Recall also the bolded passage in the aforementioned Tau excerpt:  in order for “deem & pass” to be used, “The whole House must first pass the rule” enabling its usage.  And, per the House Rules Committee, passage of such a rule requires a majority vote of the House.  Why is this important?  Well, if “deem & pass” requires a majority vote of the whole House to adopt the necessary rule, there’s the possibility that such a vote might end up being recorded.  In fact, this has happened in the recent past:  The same CRS report cited by Balkin (see also here for newer version) lists several instances where use of “deem & pass” resulted a record of the yeas & nays.

For example, as CRS notes:

On August 2, 1989, the House adopted a rule (H.Res. 221) that automatically incorporated into the text of the bill made in order for consideration a provision that prohibited smoking on domestic airline flights of two hours or less duration.

According to Thomas, this rule was passed by a vote of 259-169.

Another CRS example:

On February 20, 2005, the House adopted H.Res. 75, which provided that a manager’s amendment dealing with immigration issues shall be considered as adopted in the House and in the Committee of the Whole and the bill (H.R. 418), as amended, shall be considered as the original bill for purposes of amendment.

Per the House Clerk, this rule passed by 228-198.

Yet another example:

On March 14, 2007, the House adopted H.Res. 239, which stated that committee amendments to a whistleblower protection bill (H.R. 985) recommended by the Oversight and Government Reform Committee shall be considered as adopted in the House and the Committee of the Whole.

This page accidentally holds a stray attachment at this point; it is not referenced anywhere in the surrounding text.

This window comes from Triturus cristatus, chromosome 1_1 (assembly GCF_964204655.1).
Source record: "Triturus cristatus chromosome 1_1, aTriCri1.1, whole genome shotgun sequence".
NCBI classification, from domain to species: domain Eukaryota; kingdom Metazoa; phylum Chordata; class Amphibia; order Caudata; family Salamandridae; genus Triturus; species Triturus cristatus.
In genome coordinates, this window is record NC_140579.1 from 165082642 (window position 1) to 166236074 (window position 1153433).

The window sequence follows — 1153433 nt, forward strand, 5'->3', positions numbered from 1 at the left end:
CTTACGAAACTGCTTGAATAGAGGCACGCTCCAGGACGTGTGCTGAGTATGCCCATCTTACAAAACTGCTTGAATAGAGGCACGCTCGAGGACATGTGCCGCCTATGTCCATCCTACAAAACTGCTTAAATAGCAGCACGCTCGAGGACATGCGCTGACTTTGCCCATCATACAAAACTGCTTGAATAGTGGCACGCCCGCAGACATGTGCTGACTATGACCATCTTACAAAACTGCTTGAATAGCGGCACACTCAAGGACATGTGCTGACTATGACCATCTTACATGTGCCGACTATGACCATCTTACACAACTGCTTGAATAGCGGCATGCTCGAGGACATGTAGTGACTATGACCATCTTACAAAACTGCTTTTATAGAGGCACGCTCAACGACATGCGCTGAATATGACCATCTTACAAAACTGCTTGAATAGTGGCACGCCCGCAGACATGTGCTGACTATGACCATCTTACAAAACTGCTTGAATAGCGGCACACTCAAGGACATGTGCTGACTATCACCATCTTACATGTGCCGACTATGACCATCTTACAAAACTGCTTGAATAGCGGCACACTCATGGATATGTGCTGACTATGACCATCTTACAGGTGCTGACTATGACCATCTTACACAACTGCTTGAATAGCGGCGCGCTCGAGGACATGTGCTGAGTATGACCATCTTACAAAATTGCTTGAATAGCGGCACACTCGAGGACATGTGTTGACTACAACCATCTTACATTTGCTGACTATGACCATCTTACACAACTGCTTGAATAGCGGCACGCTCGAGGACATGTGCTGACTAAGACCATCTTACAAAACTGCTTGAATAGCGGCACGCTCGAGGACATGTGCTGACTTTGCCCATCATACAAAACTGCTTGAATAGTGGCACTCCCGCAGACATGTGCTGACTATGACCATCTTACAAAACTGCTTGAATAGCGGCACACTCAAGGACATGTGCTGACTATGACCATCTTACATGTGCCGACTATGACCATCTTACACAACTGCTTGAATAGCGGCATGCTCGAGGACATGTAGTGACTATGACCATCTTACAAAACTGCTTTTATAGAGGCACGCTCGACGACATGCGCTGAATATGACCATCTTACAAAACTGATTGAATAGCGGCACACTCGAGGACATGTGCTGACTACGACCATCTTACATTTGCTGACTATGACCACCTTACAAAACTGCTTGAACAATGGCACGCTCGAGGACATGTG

This rule passed by 223-193.

Admittedly, the other examples given by CRS did not record yeas & nays, but that’s because they were passed either by voice vote or without objection.  Neither option would seem to be available to House Democrats on the Senate health care bill, given the size of their majority, and the text of Art. I, Sec. 5, cl. 3 of the Constitution:

Each House shall keep a Journal of its Proceedings, and from time to time publish the same, excepting such Parts as may in their Judgment require Secrecy; and the Yeas and Nays of the Members of either House on any question shall, at the Desire of one fifth of those Present, be entered on the Journal. [emphasis added]

Ergo, since Republicans comprise more than 20% of the House, they could demand that their Democratic colleagues put themselves on record when voting for “deem & pass”.  Hence, while “deem & pass” may allow House Dems to avoid directly voting upon the Senate bill, it won’t enable them to do so without voting for the rule that would enable such avoidance.  And Republican spinmeisters would probably have no trouble portraying a House Democrat’s vote for “deem & pass” as being, effectively, the same thing as a vote for the Senate bill.  Which would seem to defeat the whole purpose of using “deem & pass” in the first place.

So is “deem & pass” constitutional?  Probably.  However, as an NVA colonel once observed (albeit in a totally unrelated context):  “That may be true. It is also irrelevant.”